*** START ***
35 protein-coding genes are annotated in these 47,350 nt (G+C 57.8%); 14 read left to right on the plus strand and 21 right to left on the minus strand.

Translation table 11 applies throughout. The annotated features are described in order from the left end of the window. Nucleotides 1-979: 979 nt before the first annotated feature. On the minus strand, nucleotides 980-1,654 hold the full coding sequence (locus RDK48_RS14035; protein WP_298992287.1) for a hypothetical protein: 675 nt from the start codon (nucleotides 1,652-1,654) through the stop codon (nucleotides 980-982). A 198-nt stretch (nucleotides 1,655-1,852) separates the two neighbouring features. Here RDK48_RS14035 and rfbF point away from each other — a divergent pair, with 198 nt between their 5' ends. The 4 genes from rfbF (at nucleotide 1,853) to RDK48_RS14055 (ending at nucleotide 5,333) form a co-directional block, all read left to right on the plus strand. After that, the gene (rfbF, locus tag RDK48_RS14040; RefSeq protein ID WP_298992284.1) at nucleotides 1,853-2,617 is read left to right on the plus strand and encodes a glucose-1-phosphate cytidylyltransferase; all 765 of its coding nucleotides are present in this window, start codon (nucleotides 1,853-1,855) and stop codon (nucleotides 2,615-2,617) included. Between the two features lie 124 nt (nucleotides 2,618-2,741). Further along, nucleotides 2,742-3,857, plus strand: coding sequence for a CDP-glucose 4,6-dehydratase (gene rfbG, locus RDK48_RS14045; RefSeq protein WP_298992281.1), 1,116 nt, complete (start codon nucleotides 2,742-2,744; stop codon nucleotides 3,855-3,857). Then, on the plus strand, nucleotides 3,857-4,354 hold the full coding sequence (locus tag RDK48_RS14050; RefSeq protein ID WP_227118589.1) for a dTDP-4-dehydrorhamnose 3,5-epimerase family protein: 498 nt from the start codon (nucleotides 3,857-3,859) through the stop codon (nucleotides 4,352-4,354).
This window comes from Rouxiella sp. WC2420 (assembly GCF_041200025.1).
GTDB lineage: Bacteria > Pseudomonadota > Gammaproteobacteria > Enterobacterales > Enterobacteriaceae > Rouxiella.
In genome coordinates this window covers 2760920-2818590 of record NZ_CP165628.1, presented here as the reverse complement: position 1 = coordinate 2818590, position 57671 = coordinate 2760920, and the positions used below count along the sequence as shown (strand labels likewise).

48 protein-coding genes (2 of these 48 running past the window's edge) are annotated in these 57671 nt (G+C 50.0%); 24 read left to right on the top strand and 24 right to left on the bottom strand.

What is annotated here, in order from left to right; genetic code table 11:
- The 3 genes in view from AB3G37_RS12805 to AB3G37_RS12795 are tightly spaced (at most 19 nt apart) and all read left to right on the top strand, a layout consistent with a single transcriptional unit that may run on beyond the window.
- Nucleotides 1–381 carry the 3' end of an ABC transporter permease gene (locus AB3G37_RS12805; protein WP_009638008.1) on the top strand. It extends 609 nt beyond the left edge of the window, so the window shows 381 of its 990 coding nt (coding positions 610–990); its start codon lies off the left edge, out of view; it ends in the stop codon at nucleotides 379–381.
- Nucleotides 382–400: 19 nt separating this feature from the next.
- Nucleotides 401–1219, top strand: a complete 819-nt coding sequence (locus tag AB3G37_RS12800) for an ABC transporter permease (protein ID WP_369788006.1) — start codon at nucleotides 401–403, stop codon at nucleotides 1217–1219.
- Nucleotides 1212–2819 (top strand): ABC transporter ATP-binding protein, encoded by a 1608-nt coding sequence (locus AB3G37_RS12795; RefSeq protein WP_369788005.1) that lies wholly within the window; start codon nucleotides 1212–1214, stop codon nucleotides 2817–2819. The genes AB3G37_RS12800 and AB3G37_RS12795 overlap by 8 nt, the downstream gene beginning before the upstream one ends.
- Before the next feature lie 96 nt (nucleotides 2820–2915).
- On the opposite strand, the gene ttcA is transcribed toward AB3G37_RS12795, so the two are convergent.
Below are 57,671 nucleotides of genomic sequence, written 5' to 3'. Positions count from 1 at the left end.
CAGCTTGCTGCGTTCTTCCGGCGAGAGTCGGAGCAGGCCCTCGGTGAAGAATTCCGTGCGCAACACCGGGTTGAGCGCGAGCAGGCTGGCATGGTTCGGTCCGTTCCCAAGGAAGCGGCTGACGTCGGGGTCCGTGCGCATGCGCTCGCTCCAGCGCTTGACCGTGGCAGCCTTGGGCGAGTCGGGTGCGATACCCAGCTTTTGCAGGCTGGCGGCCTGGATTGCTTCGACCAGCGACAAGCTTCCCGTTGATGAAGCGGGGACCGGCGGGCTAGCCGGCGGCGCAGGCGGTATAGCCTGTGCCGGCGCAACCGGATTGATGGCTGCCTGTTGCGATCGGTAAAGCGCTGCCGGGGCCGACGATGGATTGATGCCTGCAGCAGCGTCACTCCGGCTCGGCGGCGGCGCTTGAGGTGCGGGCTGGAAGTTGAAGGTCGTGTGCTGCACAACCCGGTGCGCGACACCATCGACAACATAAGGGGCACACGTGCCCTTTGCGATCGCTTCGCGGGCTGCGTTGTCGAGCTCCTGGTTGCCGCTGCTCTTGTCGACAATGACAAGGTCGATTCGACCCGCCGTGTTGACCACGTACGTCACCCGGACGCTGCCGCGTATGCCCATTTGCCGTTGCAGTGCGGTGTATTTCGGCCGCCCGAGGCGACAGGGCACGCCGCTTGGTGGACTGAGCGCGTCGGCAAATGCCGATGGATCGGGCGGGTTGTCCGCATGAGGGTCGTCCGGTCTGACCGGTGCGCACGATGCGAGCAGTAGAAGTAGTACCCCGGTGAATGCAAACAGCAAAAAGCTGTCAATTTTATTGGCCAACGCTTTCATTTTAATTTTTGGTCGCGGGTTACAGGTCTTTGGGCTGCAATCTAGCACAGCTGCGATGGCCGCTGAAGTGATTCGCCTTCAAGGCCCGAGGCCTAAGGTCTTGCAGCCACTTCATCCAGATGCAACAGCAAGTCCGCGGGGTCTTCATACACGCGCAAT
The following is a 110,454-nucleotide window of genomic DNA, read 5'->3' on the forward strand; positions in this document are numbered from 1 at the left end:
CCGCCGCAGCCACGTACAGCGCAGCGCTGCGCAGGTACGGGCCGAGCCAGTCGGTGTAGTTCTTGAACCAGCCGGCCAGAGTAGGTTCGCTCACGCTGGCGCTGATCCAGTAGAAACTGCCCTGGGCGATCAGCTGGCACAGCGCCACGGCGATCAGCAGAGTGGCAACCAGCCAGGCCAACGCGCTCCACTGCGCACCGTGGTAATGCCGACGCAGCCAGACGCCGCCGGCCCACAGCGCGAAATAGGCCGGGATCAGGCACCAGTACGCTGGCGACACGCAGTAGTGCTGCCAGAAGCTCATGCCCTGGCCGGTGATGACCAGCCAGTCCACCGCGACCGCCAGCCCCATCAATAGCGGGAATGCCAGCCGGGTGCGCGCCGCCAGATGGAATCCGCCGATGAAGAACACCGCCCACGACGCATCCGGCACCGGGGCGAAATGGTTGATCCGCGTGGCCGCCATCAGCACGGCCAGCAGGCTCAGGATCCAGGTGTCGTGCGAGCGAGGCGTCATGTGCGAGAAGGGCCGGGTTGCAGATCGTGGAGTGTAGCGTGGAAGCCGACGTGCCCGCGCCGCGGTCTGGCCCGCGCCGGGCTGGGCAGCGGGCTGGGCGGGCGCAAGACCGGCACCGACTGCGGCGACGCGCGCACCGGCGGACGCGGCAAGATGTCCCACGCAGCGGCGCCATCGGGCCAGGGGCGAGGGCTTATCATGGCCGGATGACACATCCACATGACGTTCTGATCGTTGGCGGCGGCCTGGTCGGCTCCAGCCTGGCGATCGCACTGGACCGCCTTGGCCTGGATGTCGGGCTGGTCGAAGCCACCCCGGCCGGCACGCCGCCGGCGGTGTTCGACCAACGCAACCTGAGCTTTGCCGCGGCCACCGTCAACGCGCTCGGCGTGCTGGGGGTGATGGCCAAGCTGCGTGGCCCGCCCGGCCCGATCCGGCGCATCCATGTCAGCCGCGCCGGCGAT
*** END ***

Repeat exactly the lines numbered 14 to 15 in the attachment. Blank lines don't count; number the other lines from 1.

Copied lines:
- On the opposite strand, the gene ttcA is transcribed toward AB3G37_RS12795, so the two are convergent.
Below are 57,671 nucleotides of genomic sequence, written 5' to 3'. Positions count from 1 at the left end.